My Parents Kept Worrying about My Personal Life, So I Came up with a Smart Plan to Stop Them Fretting

Tired of my parents’ constant nagging about my nonexistent love life, I cooked up a scheme to bring a fake girlfriend to their big anniversary bash. Helen, my childhood buddy, was game to play the part, but what started as a joke suddenly felt all too real. I listened to my parents my entire life, nailing every subject in school, getting into a good college, and excelling in my chosen field. I traveled. I was cultured, and in my 30s, I had a big house already when the rest of the world could barely afford rent.

My life was practically perfect because of my efforts and finances, yet my parents decided they were worried about me. Out of the blue, they said I was living half a life because—gasp—I was single. Every chat with them turned into something like: “Mom, I closed another deal and bought a house!” I would announce proudly. “That’s nice, honey. But why do you even need that empty house?

With no family to live there and no baby’s feet stomping on the floor…” Mom would reply, dismissing me entirely.No achievement mattered to them unless I had someone to share it with. And my parents weren’t the only ones. Every family gathering was the same. I would get ambushed by aunts and uncles just so they could ask when I was getting married. Other common comments included: Have you found someone yet? You aren’t getting any younger, Richard. Why are you wasting your life?

And so on, so on… For the most part, I could take all that criticism and forget about it, but something that arrived in the mail gave me a brilliant idea. My parents’ 40th anniversary was around the corner, and of course, they included a +1 on my invitation. I dreaded the thought of another night of sympathetic glances and matchmaking attempts. However, I could show up with a girlfriend. She didn’t need to be real, though. So, I called Helen, my old childhood friend, who was also close to the family.

I figured she’d be down for a bit of play-acting. I met her at a bar, and after buying us some beers, I started, “Hey, so I have this crazy idea…” Helen was down for the plan before I could even finish. Except, she had one rule: “I’m totally your fake date, but you owe me a dance. And not just some half-assed sway. I mean an actual dance.” “Deal,” I said, clinking our glasses. The anniversary party was in full swing when we showed up, holding hands. I saw my parents as soon as we walked in. They must have been waiting for me. “Is this some kind of joke?” Mom asked, confusion written all over her face. “Nope, Helen and I are a thing now,” I said, shrugging. And the rest of the night was a huge blast. Helen was funnier and more interesting than I remembered from our younger days. I kept my promise, twirling her around the dance floor. But things changed between us when a “couple’s challenge” was announced.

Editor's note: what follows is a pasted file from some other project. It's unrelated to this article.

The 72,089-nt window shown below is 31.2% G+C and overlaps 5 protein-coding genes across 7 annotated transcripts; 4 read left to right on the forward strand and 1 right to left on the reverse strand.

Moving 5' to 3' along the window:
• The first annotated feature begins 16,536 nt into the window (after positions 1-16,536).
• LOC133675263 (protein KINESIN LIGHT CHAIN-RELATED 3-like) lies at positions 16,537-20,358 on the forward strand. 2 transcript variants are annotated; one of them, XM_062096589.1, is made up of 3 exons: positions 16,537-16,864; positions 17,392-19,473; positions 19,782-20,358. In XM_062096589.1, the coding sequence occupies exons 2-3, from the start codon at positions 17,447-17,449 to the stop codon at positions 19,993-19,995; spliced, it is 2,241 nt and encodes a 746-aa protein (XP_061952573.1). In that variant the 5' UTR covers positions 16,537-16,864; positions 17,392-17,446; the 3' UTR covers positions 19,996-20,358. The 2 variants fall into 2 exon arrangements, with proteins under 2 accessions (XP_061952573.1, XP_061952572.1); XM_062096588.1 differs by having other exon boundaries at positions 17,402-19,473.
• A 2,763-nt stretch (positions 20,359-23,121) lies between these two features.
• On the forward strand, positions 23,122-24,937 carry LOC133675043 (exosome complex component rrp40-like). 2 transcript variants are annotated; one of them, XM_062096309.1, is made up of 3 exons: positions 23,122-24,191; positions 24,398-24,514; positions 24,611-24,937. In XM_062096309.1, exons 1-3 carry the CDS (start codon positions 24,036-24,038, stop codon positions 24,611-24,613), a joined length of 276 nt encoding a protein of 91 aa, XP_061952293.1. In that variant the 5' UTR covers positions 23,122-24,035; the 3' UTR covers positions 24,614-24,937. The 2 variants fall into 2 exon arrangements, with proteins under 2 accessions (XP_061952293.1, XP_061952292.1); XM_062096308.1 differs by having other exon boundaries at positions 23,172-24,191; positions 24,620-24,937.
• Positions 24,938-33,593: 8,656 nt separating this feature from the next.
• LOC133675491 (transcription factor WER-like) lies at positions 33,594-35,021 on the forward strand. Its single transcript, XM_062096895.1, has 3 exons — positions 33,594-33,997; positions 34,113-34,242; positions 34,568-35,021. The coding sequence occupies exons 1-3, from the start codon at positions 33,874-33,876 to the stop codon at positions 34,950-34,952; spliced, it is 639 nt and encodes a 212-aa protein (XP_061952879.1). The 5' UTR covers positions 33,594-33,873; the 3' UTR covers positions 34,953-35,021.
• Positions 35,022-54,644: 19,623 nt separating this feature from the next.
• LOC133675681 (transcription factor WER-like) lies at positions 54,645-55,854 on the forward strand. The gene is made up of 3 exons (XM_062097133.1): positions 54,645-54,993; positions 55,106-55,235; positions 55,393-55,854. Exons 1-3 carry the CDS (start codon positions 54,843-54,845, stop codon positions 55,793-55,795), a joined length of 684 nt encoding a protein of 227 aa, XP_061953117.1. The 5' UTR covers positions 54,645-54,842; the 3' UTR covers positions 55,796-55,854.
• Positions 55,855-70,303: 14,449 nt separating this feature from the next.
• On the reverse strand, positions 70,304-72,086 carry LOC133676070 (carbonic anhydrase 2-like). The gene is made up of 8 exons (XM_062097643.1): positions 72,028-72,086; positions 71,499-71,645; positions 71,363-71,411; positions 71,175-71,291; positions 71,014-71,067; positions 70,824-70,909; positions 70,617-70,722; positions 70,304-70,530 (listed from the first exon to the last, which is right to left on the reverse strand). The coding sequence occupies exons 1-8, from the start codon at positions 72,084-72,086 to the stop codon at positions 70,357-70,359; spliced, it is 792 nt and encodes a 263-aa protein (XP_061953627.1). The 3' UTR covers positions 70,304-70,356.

I didn’t want to play, but Mom pushed us to. Atfirst, it was all fun and games just to test how couples could work together. But the trust exercise was different. I had to put on a blindfold and let Helen guide me through an obstacle course. I tripped at one point, so she wrapped her arm around my waist, and I put mine over her shoulders for support. Suddenly, the moment was electric.

Her voice sounded different—breathier? Or was that me? Was the darkness tricking us? Well, it wasn’t dark for her, so maybe I was the only one feeling this way. But when I tripped again, Helen tightened her hold some more and all I felt were…butterflies. We finished the obstacle course in second place, and when I saw her smile after removing my blindfold. I couldn’t focus on anything else but her face and how my heart was beating faster than ever. After the party, we took a walk on a nearby beach, which used to be our old hangout spot.

The atmosphere was different with the moon, the waves, and our easy conversation. Helen wasn’t the little girl from my childhood anymore. She was so much more. A woman who could bring any man to his knees. I certainly felt weak walking next to her, so I stopped and faced her.

It felt almost natural for our faces to close the distance in that moment. Long story short, we started seeing each other for real, and almost a year later, I walked into my family’s house without my fake girlfriend—she was my very real fiancée now. Helen and I got married in a big ceremony. But you know what my mom said in my ear during our mother-son dance? “You better give me a grandchild soon. Who knows how long I have left?”I shook my head and laughed, knowing that she and Dad would always push for more. But between you and me, I had already told Helen we were going to start trying for a baby that same night.

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